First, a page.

by Mike King
The adage that “you can’t get anywhere unless you know where you are” certainly rings true in pork production. Simply put, you can’t make progress at the farm level unless you know where your herd’s productivity stands.
“Continuous progress is a hallmark of U.S. pork production,” said Chris Hostetler, director of animal science for the Pork Checkoff. “To help measure productivity, track progress and set goals, the Checkoff’s Animal Science Committee has made gathering and disseminating productivity data a priority since 2011.”
Each year, a data collection company and Ken Stalder, swine Extension specialist at Iowa State University, compile and analyze production data from about 35 percent of the U.S. sow herd and offspring. All production phases (sow farm, nursery, wean-to-finish and conventional finisher facilities) are included.
“… the analysis points to areas producers can tweak for additional improvement …”
– Chris Hostetler, the Pork Checkoff
Highlights of the results are published annually in the Industry Productivity Analysis. The latest industry report card shows both progress and hiccups.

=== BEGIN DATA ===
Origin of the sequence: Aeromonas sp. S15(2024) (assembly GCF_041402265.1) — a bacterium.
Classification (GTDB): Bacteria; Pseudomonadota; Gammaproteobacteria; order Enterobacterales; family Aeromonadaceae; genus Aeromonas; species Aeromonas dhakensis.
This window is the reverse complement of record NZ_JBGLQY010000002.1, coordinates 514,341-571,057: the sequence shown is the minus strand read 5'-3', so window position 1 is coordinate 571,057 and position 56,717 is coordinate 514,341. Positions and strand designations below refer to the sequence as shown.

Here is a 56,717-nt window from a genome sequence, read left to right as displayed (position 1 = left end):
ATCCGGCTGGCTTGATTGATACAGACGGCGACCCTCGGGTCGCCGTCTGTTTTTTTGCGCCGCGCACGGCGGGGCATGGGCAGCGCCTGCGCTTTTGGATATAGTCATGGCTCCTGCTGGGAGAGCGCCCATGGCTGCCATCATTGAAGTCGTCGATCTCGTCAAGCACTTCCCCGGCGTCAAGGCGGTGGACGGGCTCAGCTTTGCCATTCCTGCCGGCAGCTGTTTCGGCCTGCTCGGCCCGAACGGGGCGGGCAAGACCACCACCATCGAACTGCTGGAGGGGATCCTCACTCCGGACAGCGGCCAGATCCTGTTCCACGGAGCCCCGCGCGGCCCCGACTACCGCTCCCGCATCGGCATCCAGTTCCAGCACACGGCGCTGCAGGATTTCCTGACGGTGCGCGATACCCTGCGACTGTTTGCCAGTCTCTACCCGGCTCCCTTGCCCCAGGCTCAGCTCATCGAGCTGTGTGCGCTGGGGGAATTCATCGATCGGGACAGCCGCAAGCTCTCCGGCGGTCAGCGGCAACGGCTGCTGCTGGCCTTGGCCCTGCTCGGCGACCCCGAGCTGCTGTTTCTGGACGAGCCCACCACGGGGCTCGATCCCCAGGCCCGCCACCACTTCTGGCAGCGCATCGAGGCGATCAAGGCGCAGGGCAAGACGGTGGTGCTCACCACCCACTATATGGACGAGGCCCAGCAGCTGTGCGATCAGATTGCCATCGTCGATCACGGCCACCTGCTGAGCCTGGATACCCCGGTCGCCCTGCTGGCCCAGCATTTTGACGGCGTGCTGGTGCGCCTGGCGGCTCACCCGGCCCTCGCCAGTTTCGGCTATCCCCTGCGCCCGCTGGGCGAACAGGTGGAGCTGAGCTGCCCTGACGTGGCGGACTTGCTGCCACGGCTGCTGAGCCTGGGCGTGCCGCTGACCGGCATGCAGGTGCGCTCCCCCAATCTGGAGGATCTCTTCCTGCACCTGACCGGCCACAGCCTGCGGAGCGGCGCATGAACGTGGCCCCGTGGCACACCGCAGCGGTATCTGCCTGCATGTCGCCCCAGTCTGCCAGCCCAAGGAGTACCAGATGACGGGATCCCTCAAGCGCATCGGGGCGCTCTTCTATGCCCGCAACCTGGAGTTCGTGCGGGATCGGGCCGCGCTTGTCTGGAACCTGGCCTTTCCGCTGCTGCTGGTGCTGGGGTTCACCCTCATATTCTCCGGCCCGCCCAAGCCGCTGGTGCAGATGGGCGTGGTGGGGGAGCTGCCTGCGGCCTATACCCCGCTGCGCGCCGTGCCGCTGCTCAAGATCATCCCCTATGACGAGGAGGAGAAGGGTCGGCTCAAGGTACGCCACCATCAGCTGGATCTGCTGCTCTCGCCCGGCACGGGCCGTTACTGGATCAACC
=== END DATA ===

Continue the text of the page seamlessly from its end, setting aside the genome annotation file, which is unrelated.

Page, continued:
“While there have been gains in the overall production efficiency of the U.S. swine herd, the analysis points to areas producers can tweak for additional improvement, such as preweaning mortality,” Hostetler said.
With the latest dataset, he noted, producers must take the impact of the porcine epidemic diarrhea virus (PEDV) into account. PEDV began in 2013 and affected herds more broadly in 2014 and 2015.
“While PEDV’s impact may hide some improvements in key productivity indicators over time, it draws attention to the devastating impact that health challenges can have on the farm,” Hostetler said.
The height of the PEDV outbreak in 2014 is reflected in increased preweaning mortality and fewer pigs weaned per litter. These measures also were off-trend in both 2013 and 2015.
“Not until 2016 did the number of pigs weaned per litter return to pre-PEDV levels,” Hostetler said. “And preweaning mortality is yet to recover.”
The data analysis provides annual averages for key performance indicators. For each key performance indicator, producers also can see where the top 25 percent, the average and the bottom 25 percent of farms shake out.
“Producers can see where their farm falls and change management practices in areas to maximize performance in each stage of production,” Hostetler said.
Better genetics, improved health, precise management and excellent pig nutrition are the biggest factors driving herd productivity.
“Producers need to compile and analyze their farm’s data and then compare it to the national database,” Hostetler said. “That is how you really get a feel of where you stand and how much progress you need to make to stay competitive today.”
For the full report, go to pork.org/animalscience.